More than a month into the regular season, former Phillie Roy Oswalt has yet to sign on with a team for the 2012 season. The righthander couldn’t find a new home in the offseason because his salary demands were too high, and he was very picky about his destinations, publicly announcing that he only had serious interest in joining the St. Louis Cardinals or Texas Rangers; with neither of those two teams particularly interested in shelling out a great deal of cash for the veteran’s services.
Oswalt eventually decided that he would take the first part of the season off, and join a World Series Contender in the middle of the summer. He has begun to workout and throw bullpen sessions for any interested teams, one of which is the Phillies. Ruben Amaro sent a scout to watch the former Astro throw last week, and all indications were that Oswalt is in good shape.
But just how seriously interested are the Phillies in bringing back their former fourth ace? Amaro has already seen both Cliff Lee and Vance Worley spend time on the disabled list this season, with the severity of Worley’s elbow inflammation unclear at this point. When he spoke to the media this week, he implied that he was interested in adding another capable arm to his rotation.
“Depth is an issue for us,” he said Amaro. “I think it is for a lot of clubs, but depth is an issue, and if we’ve got to reach down and grab somebody else if somebody else goes down, we’ll have to get somebody who’s pitching as well … and make that assessment of who that guy is.”
If Roy Oswalt is healthy and capable of performing close to the level he was at when the Phillies first acquired him in 2010, he would be an excellent addition to any rotation. But I just can’t see the Phillies going back to Oswalt unless they were to shed one of the arms already on the staff.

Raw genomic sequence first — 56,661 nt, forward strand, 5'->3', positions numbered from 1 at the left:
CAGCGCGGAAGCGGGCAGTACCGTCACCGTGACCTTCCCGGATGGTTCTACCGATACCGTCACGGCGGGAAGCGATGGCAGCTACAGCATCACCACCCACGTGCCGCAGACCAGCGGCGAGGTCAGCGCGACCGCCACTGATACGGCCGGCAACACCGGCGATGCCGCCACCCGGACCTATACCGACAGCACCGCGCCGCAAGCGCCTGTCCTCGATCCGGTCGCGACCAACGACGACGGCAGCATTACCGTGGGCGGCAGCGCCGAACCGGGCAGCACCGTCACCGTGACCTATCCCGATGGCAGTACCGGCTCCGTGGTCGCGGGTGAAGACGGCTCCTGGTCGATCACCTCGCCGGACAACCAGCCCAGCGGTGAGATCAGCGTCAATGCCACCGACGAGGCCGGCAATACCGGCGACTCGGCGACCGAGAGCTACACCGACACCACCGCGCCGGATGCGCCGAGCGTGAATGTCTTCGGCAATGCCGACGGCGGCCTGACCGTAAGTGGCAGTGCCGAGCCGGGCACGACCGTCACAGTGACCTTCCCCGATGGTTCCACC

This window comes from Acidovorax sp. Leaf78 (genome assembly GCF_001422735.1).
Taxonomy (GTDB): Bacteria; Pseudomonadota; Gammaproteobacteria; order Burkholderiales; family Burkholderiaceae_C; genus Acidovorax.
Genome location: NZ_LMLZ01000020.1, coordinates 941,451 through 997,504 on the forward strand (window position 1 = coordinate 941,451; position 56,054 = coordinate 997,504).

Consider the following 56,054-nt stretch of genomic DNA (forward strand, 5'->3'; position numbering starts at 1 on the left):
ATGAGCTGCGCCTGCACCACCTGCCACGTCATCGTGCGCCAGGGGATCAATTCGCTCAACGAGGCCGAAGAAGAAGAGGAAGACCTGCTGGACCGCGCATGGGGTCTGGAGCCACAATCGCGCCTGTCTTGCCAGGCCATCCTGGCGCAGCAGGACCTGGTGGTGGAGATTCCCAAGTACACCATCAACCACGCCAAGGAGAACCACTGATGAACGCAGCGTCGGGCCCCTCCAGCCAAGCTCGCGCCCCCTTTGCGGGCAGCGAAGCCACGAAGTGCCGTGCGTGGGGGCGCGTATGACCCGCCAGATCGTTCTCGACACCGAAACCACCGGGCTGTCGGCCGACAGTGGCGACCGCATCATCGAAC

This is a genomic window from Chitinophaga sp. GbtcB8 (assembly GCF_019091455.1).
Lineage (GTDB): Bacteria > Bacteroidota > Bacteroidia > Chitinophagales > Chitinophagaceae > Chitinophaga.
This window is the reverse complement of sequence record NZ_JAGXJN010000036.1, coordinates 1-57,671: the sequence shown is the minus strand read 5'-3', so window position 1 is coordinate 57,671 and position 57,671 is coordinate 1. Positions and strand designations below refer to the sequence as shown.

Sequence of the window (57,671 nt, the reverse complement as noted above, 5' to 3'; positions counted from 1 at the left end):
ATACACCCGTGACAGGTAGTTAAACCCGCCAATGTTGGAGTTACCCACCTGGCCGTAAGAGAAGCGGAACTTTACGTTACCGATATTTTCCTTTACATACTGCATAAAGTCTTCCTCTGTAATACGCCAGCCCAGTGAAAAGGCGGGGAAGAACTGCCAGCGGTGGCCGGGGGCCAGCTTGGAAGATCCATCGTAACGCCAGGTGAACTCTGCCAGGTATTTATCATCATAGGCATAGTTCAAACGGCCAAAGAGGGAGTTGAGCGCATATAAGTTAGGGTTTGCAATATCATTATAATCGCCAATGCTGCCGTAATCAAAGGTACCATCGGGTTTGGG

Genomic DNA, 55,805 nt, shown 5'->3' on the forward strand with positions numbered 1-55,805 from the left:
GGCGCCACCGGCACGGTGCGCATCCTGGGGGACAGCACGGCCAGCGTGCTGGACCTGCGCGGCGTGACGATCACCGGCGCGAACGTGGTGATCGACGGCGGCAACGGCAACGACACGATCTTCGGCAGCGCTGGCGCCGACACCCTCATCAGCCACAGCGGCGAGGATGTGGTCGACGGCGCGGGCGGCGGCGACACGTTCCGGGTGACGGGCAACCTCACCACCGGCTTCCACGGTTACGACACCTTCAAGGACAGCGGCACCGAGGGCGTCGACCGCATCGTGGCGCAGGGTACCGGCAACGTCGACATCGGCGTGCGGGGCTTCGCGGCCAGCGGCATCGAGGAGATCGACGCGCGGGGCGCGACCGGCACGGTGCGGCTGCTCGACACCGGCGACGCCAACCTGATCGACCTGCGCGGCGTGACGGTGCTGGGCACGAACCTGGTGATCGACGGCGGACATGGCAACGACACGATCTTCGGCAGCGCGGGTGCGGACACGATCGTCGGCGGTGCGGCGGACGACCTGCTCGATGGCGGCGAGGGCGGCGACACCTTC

I think for Oswalt to return to Philadelphia, the Phillies would have to trade Joe Blanton first. The idea of trading Blanton is much more realistic now than it was in spring training, the fifth starter is pitching like an ace with a 4-3 record and a 2.96 ERA in seven starts. Whether the Phillies will be buyers or sellers at the deadline, Blanton could be a very attractive commodity that Amaro could be able to flip to another team to help satisfy one of the Phils’ other needs. With Blanton (and his salary of $8 million) gone, Amaro would have room in his rotation and his payroll for Oswalt.
We’re still a couple of weeks away before Oswalt will begin to come close to a decision about where he wants to pitch this season, and we may be even further away from the Phillies deciding if they seriously want to pursue the righthander. Right now, they’re just doing their due diligence. Ruben Amaro Jr. has proven many times in his first four years as general manager that he constantly thinks big, and can be very creative when looking for ways to improve his team.
Even though an Oswalt return might be a longshot, ever since Amaro managed to fly under the radar and snatch Cliff Lee away from the Yankees and Rangers, you can’t rule anything out.